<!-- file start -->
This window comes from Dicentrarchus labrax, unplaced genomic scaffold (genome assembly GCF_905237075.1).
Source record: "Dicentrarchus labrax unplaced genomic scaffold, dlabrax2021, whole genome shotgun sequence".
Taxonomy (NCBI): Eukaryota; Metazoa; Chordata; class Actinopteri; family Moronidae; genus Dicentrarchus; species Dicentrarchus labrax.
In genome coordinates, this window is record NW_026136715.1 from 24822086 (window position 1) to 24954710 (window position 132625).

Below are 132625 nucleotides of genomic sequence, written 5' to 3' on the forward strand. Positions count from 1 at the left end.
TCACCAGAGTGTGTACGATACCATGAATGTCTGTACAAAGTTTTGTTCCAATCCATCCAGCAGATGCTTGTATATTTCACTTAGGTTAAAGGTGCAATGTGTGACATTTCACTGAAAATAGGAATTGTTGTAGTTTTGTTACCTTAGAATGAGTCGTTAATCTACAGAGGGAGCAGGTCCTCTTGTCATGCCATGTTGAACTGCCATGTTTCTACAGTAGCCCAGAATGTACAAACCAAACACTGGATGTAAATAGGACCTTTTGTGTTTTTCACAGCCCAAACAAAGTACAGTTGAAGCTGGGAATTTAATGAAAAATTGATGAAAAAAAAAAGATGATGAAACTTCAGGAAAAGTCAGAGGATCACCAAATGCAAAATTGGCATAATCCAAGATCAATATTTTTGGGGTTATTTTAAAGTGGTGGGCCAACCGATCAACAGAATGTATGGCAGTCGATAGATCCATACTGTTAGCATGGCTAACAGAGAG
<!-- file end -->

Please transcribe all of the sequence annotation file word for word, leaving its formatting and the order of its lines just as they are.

This window comes from Dicentrarchus labrax, unplaced genomic scaffold (genome assembly GCF_905237075.1).
Source record: "Dicentrarchus labrax unplaced genomic scaffold, dlabrax2021, whole genome shotgun sequence".
Taxonomy (NCBI): Eukaryota; Metazoa; Chordata; class Actinopteri; family Moronidae; genus Dicentrarchus; species Dicentrarchus labrax.
In genome coordinates, this window is record NW_026136715.1 from 24822086 (window position 1) to 24954710 (window position 132625).

Below are 132625 nucleotides of genomic sequence, written 5' to 3' on the forward strand. Positions count from 1 at the left end.
TCACCAGAGTGTGTACGATACCATGAATGTCTGTACAAAGTTTTGTTCCAATCCATCCAGCAGATGCTTGTATATTTCACTTAGGTTAAAGGTGCAATGTGTGACATTTCACTGAAAATAGGAATTGTTGTAGTTTTGTTACCTTAGAATGAGTCGTTAATCTACAGAGGGAGCAGGTCCTCTTGTCATGCCATGTTGAACTGCCATGTTTCTACAGTAGCCCAGAATGTACAAACCAAACACTGGATGTAAATAGGACCTTTTGTGTTTTTCACAGCCCAAACAAAGTACAGTTGAAGCTGGGAATTTAATGAAAAATTGATGAAAAAAAAAAGATGATGAAACTTCAGGAAAAGTCAGAGGATCACCAAATGCAAAATTGGCATAATCCAAGATCAATATTTTTGGGGTTATTTTAAAGTGGTGGGCCAACCGATCAACAGAATGTATGGCAGTCGATAGATCCATACTGTTAGCATGGCTAACAGAGAG